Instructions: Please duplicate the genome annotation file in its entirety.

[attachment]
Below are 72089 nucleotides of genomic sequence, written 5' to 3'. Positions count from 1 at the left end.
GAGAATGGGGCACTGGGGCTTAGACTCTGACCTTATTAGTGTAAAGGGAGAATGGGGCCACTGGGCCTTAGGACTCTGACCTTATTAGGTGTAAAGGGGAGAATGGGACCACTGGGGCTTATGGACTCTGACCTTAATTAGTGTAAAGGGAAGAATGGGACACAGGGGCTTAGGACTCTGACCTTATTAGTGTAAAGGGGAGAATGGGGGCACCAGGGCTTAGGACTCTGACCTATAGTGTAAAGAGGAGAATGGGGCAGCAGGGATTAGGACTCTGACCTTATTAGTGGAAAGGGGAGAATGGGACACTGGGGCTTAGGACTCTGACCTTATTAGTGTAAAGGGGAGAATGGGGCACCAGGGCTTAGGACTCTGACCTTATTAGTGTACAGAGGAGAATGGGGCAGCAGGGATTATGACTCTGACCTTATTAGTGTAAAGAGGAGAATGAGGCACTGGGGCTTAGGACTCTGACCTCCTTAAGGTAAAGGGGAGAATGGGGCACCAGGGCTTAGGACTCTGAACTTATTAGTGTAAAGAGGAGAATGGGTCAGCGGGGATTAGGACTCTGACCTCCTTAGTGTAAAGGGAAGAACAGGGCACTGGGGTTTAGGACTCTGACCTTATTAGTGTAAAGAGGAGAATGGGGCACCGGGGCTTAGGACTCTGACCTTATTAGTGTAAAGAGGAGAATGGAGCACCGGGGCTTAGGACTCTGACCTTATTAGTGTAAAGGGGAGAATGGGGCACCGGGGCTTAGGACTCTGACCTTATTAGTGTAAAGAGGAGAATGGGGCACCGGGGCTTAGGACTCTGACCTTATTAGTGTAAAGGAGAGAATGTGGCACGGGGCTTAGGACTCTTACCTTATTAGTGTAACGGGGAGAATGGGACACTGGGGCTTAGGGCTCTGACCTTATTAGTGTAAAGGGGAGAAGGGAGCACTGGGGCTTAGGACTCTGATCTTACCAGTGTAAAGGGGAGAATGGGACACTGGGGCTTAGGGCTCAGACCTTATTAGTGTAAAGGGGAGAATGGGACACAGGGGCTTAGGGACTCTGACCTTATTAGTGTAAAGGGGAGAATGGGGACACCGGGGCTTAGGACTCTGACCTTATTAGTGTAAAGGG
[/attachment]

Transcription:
Below are 72089 nucleotides of genomic sequence, written 5' to 3'. Positions count from 1 at the left end.
GAGAATGGGGCACTGGGGCTTAGACTCTGACCTTATTAGTGTAAAGGGAGAATGGGGCCACTGGGCCTTAGGACTCTGACCTTATTAGGTGTAAAGGGGAGAATGGGACCACTGGGGCTTATGGACTCTGACCTTAATTAGTGTAAAGGGAAGAATGGGACACAGGGGCTTAGGACTCTGACCTTATTAGTGTAAAGGGGAGAATGGGGGCACCAGGGCTTAGGACTCTGACCTATAGTGTAAAGAGGAGAATGGGGCAGCAGGGATTAGGACTCTGACCTTATTAGTGGAAAGGGGAGAATGGGACACTGGGGCTTAGGACTCTGACCTTATTAGTGTAAAGGGGAGAATGGGGCACCAGGGCTTAGGACTCTGACCTTATTAGTGTACAGAGGAGAATGGGGCAGCAGGGATTATGACTCTGACCTTATTAGTGTAAAGAGGAGAATGAGGCACTGGGGCTTAGGACTCTGACCTCCTTAAGGTAAAGGGGAGAATGGGGCACCAGGGCTTAGGACTCTGAACTTATTAGTGTAAAGAGGAGAATGGGTCAGCGGGGATTAGGACTCTGACCTCCTTAGTGTAAAGGGAAGAACAGGGCACTGGGGTTTAGGACTCTGACCTTATTAGTGTAAAGAGGAGAATGGGGCACCGGGGCTTAGGACTCTGACCTTATTAGTGTAAAGAGGAGAATGGAGCACCGGGGCTTAGGACTCTGACCTTATTAGTGTAAAGGGGAGAATGGGGCACCGGGGCTTAGGACTCTGACCTTATTAGTGTAAAGAGGAGAATGGGGCACCGGGGCTTAGGACTCTGACCTTATTAGTGTAAAGGAGAGAATGTGGCACGGGGCTTAGGACTCTTACCTTATTAGTGTAACGGGGAGAATGGGACACTGGGGCTTAGGGCTCTGACCTTATTAGTGTAAAGGGGAGAAGGGAGCACTGGGGCTTAGGACTCTGATCTTACCAGTGTAAAGGGGAGAATGGGACACTGGGGCTTAGGGCTCAGACCTTATTAGTGTAAAGGGGAGAATGGGACACAGGGGCTTAGGGACTCTGACCTTATTAGTGTAAAGGGGAGAATGGGGACACCGGGGCTTAGGACTCTGACCTTATTAGTGTAAAGGG